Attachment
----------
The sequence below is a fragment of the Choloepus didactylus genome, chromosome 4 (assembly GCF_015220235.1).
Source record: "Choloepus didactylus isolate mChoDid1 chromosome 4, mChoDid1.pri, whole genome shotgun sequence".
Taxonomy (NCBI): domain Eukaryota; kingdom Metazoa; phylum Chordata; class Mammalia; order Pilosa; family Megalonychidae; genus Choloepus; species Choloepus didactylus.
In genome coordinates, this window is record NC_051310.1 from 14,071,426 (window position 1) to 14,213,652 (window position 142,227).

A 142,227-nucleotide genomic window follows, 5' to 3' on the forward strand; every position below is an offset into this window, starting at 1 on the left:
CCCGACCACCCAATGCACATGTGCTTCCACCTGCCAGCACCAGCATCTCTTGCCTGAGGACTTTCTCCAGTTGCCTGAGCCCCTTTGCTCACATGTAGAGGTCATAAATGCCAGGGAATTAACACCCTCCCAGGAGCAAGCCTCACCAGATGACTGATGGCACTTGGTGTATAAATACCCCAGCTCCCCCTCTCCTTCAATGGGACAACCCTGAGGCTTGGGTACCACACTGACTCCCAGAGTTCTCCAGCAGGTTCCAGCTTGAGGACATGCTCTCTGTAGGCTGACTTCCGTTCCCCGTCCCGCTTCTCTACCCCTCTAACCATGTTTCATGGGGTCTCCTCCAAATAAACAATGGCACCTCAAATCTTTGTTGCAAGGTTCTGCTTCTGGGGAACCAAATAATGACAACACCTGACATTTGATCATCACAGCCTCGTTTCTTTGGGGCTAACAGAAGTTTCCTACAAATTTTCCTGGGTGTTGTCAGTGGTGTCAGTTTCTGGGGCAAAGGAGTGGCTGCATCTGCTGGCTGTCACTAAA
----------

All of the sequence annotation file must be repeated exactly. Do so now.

The sequence below is a fragment of the Choloepus didactylus genome, chromosome 4 (assembly GCF_015220235.1).
Source record: "Choloepus didactylus isolate mChoDid1 chromosome 4, mChoDid1.pri, whole genome shotgun sequence".
Taxonomy (NCBI): domain Eukaryota; kingdom Metazoa; phylum Chordata; class Mammalia; order Pilosa; family Megalonychidae; genus Choloepus; species Choloepus didactylus.
In genome coordinates, this window is record NC_051310.1 from 14,071,426 (window position 1) to 14,213,652 (window position 142,227).

A 142,227-nucleotide genomic window follows, 5' to 3' on the forward strand; every position below is an offset into this window, starting at 1 on the left:
CCCGACCACCCAATGCACATGTGCTTCCACCTGCCAGCACCAGCATCTCTTGCCTGAGGACTTTCTCCAGTTGCCTGAGCCCCTTTGCTCACATGTAGAGGTCATAAATGCCAGGGAATTAACACCCTCCCAGGAGCAAGCCTCACCAGATGACTGATGGCACTTGGTGTATAAATACCCCAGCTCCCCCTCTCCTTCAATGGGACAACCCTGAGGCTTGGGTACCACACTGACTCCCAGAGTTCTCCAGCAGGTTCCAGCTTGAGGACATGCTCTCTGTAGGCTGACTTCCGTTCCCCGTCCCGCTTCTCTACCCCTCTAACCATGTTTCATGGGGTCTCCTCCAAATAAACAATGGCACCTCAAATCTTTGTTGCAAGGTTCTGCTTCTGGGGAACCAAATAATGACAACACCTGACATTTGATCATCACAGCCTCGTTTCTTTGGGGCTAACAGAAGTTTCCTACAAATTTTCCTGGGTGTTGTCAGTGGTGTCAGTTTCTGGGGCAAAGGAGTGGCTGCATCTGCTGGCTGTCACTAAA